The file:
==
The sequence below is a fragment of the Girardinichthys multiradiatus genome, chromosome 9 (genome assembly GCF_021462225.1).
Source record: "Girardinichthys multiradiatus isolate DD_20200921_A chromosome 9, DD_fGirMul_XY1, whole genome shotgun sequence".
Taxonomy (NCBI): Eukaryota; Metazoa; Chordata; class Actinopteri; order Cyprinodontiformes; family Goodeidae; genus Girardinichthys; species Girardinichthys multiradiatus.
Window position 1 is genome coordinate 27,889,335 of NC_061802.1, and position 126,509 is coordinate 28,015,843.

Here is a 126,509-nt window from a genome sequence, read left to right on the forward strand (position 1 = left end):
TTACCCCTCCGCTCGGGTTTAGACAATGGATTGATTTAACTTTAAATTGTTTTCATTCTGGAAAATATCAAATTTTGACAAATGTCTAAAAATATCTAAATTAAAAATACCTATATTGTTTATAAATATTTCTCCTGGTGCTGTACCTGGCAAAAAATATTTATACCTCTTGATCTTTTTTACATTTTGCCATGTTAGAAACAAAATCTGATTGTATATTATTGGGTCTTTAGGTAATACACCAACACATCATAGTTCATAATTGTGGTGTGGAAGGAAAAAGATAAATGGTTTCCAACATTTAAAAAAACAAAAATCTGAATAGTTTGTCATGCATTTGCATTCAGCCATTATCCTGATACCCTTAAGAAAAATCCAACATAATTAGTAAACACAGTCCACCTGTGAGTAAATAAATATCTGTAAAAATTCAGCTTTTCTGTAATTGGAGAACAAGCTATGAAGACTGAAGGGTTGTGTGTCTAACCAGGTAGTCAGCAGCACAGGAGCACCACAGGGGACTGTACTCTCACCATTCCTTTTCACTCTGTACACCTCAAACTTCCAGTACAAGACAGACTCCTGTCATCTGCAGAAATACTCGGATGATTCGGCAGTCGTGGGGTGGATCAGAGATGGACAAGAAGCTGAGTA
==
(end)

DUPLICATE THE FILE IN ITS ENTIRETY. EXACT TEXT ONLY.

The sequence below is a fragment of the Girardinichthys multiradiatus genome, chromosome 9 (genome assembly GCF_021462225.1).
Source record: "Girardinichthys multiradiatus isolate DD_20200921_A chromosome 9, DD_fGirMul_XY1, whole genome shotgun sequence".
Taxonomy (NCBI): Eukaryota; Metazoa; Chordata; class Actinopteri; order Cyprinodontiformes; family Goodeidae; genus Girardinichthys; species Girardinichthys multiradiatus.
Window position 1 is genome coordinate 27,889,335 of NC_061802.1, and position 126,509 is coordinate 28,015,843.

Here is a 126,509-nt window from a genome sequence, read left to right on the forward strand (position 1 = left end):
TTACCCCTCCGCTCGGGTTTAGACAATGGATTGATTTAACTTTAAATTGTTTTCATTCTGGAAAATATCAAATTTTGACAAATGTCTAAAAATATCTAAATTAAAAATACCTATATTGTTTATAAATATTTCTCCTGGTGCTGTACCTGGCAAAAAATATTTATACCTCTTGATCTTTTTTACATTTTGCCATGTTAGAAACAAAATCTGATTGTATATTATTGGGTCTTTAGGTAATACACCAACACATCATAGTTCATAATTGTGGTGTGGAAGGAAAAAGATAAATGGTTTCCAACATTTAAAAAAACAAAAATCTGAATAGTTTGTCATGCATTTGCATTCAGCCATTATCCTGATACCCTTAAGAAAAATCCAACATAATTAGTAAACACAGTCCACCTGTGAGTAAATAAATATCTGTAAAAATTCAGCTTTTCTGTAATTGGAGAACAAGCTATGAAGACTGAAGGGTTGTGTGTCTAACCAGGTAGTCAGCAGCACAGGAGCACCACAGGGGACTGTACTCTCACCATTCCTTTTCACTCTGTACACCTCAAACTTCCAGTACAAGACAGACTCCTGTCATCTGCAGAAATACTCGGATGATTCGGCAGTCGTGGGGTGGATCAGAGATGGACAAGAAGCTGAGTA